He sees accountability and ownership. He sees a desire to compete with the global Greco powers and a willingness to pay the price to get there.

“There’s definitely been progress,” Lindland said. “We’ve got great guys. It’s about them. They want to be here. They want to do what it’s going to take to get to that next level, and you can see it. They’re frustrated when things don’t go their way, and they’re going to figure out how to fix those things. Yeah, we’re making the right progress. We’ve got the right guys, we’ve got the right attitude.”

But Lindland also sees hesitation at times, too. He sees too much analyzing and not enough reactionary aggression.

“I think our guys are second-guessing themselves, they’re questioning and they’re thinking,” he said. “They’re thinking about what’s going to happen instead of being in the moment and just being present and letting things fly. Really great athletes out there on America’s team and they’re super capable. When they start thinking and questioning what’s going to happen and wondering what the referee is going to call, they’ve just got to go out there and do what they’re all capable of doing.”

Both dynamics — the signs progress and the work-in-progress symbols — were on display Saturday on the opening day of the World Championships.

Max Nowry, Ryan Mango and Raymond Bunker notched opening-round wins Saturday. For perspective, only three Americans posted Greco victories at the World Championships in 2018.

On the flip side, though, each of the three ran into roadblocks when they couldn’t hold leads in their second bout, and Mango and Bunker got eliminated later in the day.

Nowry and John Stefanowicz, however, got pulled into the repechage and have a chance to wrestle Sunday for medals. Nowry got an extra opportunity when Kazakhstan’s Khorlan Zhakansha stunned 2018 World champ and No. 1 seed Eldaniz Azizli of Azerbaijan, 11-5, in the 55-kilogram semifinals.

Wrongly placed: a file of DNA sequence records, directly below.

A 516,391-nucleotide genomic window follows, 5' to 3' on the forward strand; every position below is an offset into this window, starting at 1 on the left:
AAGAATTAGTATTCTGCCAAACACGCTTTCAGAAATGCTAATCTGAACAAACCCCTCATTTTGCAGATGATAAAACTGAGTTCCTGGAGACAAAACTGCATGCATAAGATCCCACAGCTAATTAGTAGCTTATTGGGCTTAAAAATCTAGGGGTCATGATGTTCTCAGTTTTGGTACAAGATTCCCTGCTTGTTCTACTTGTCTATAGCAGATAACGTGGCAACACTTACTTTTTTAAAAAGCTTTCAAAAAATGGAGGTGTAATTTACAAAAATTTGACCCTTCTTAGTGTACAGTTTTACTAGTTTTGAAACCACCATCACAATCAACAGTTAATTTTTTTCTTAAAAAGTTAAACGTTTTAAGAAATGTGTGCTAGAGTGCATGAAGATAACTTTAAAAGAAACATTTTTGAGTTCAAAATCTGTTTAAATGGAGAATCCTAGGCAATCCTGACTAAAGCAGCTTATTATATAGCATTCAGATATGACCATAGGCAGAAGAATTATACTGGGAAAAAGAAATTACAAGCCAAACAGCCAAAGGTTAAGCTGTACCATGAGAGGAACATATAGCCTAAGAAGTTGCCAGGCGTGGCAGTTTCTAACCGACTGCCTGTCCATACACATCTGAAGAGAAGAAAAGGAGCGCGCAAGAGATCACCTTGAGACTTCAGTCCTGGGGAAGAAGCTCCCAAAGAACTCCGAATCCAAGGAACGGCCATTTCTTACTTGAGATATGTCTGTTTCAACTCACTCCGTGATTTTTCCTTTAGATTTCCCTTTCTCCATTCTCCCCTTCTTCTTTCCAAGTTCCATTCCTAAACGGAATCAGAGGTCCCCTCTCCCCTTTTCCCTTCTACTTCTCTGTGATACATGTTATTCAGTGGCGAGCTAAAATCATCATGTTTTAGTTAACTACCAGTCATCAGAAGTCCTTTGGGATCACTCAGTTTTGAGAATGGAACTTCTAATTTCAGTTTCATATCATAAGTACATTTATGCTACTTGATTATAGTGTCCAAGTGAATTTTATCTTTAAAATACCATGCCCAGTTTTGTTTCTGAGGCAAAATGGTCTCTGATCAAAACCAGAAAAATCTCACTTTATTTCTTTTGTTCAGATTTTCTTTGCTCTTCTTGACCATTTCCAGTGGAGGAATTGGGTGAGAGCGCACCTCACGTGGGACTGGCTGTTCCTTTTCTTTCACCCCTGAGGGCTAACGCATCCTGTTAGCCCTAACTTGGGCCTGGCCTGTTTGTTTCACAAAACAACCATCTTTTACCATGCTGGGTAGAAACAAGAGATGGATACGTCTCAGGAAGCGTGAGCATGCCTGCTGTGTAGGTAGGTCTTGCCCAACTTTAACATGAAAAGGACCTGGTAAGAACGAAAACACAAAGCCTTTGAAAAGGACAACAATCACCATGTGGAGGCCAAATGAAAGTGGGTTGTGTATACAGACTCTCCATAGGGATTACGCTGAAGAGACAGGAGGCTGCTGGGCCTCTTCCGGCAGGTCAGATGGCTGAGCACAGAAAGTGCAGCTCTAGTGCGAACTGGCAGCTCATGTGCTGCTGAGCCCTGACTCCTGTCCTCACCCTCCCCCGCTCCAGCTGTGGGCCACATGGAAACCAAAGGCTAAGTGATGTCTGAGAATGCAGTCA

Stefanowicz dropped a 7-0 decision in the Round of 16 at 82 kilograms against Georgia’s Lasha Gobadze. But the Georgian posted two more victories to set Stefanowicz up with another chance at a medal.

Read the rest of the article at Track Wrestling

Sky Brown, 11 years old, is third at world skateboarding championships ahead of Olympic debut

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Sky Brown, an 11-year-old who appears en route to becoming the youngest female Summer Olympian in 50 years, took third at the world skateboarding championships in Sao Paulo on Saturday. The sport debuts at the Olympics in Tokyo.

Brown posted her highest score of her four finals runs in the last round, 58.13 points, of the park event. It was not enough to overtake Japanese Misugu Okamoto and Sakura Yosozumi. The new world champion Okamoto is 13 years old. Yosozumi is 17.

Brown has been raised in Japan by a Japanese mother and a British father. The 2018 Dancing with the Stars: Juniors winner appeared in a Nike “Dream Crazier” ad with Simone BilesSerena Williams and Chloe Kim in February.

She has not clinched an Olympic spot yet but is well on her way as the qualifying season continues.

She turns 12 years old just before the Tokyo Olympics begin and would be the youngest Olympian since Romanian rowing coxswain Carlos Front at the 1992 Barcelona Games.

She would be the youngest female Olympian since Chinese ice dancer Liu Luyang in 1988 and the youngest female Summer Olympian since Puerto Rican swimmer Liana Vicens in 1968, according to the OlyMADMen.

The Tokyo Games feature four skateboarding events — men’s and women’s street and park.

NBC Olympic Research contributed to this report.